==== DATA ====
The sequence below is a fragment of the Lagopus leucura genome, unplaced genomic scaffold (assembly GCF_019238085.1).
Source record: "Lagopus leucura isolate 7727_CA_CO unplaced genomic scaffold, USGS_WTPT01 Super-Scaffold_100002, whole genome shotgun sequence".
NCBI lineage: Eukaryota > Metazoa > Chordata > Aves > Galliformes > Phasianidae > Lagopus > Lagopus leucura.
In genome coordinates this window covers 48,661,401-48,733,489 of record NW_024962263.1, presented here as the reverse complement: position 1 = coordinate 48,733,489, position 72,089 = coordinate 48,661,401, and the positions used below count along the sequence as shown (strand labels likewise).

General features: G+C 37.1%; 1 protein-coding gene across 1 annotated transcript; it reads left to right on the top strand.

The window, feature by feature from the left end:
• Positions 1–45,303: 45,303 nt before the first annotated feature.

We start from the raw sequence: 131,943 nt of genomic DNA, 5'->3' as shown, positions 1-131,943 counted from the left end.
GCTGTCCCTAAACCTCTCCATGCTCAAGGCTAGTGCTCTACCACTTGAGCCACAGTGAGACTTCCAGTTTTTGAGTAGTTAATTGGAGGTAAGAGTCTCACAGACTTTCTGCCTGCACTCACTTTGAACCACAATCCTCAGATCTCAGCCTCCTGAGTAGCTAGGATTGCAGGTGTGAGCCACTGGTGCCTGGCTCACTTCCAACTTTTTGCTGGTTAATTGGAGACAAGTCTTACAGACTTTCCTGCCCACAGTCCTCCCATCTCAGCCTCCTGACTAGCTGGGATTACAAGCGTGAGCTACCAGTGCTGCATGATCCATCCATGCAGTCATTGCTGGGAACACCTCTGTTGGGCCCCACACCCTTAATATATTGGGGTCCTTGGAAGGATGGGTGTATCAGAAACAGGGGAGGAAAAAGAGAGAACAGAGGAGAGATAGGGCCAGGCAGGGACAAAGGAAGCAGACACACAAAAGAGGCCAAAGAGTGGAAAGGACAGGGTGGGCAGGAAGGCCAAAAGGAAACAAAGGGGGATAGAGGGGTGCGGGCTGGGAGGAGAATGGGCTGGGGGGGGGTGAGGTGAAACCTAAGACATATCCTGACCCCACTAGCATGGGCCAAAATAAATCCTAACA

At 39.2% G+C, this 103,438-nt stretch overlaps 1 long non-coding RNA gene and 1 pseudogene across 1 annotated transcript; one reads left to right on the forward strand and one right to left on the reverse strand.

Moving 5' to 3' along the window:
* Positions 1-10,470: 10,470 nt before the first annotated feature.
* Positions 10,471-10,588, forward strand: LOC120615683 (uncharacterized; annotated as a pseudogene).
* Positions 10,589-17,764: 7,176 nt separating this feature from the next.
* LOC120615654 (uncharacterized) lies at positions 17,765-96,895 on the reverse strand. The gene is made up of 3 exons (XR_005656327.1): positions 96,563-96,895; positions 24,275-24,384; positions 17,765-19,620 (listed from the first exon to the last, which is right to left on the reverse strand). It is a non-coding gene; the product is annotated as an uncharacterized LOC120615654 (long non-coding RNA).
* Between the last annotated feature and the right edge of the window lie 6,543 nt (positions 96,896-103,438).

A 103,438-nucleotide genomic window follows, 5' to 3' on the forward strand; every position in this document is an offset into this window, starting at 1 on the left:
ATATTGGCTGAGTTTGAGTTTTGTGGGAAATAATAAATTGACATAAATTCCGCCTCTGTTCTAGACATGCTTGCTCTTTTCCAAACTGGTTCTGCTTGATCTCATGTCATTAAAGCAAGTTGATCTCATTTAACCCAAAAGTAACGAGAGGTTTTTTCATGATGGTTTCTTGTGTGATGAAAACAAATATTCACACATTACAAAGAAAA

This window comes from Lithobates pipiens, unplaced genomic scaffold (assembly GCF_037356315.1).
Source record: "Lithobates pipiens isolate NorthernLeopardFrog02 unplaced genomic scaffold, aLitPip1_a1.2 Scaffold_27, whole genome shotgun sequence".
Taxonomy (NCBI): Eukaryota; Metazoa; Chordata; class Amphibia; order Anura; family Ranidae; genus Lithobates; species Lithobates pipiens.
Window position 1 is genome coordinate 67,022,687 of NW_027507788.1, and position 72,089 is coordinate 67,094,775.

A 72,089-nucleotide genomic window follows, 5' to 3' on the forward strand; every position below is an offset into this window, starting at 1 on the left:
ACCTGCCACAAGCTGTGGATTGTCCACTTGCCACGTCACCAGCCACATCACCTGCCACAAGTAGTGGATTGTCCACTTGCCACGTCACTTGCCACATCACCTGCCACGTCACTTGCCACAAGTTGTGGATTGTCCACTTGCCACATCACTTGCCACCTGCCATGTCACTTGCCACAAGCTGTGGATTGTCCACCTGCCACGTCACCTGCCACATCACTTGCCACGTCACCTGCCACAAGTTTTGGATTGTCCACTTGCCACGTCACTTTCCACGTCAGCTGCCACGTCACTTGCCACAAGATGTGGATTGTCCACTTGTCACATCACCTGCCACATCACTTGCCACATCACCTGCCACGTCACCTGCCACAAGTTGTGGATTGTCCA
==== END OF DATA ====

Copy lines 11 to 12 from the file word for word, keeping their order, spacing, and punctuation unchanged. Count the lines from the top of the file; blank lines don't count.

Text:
Moving 5' to 3' along the window:
* Positions 1-10,470: 10,470 nt before the first annotated feature.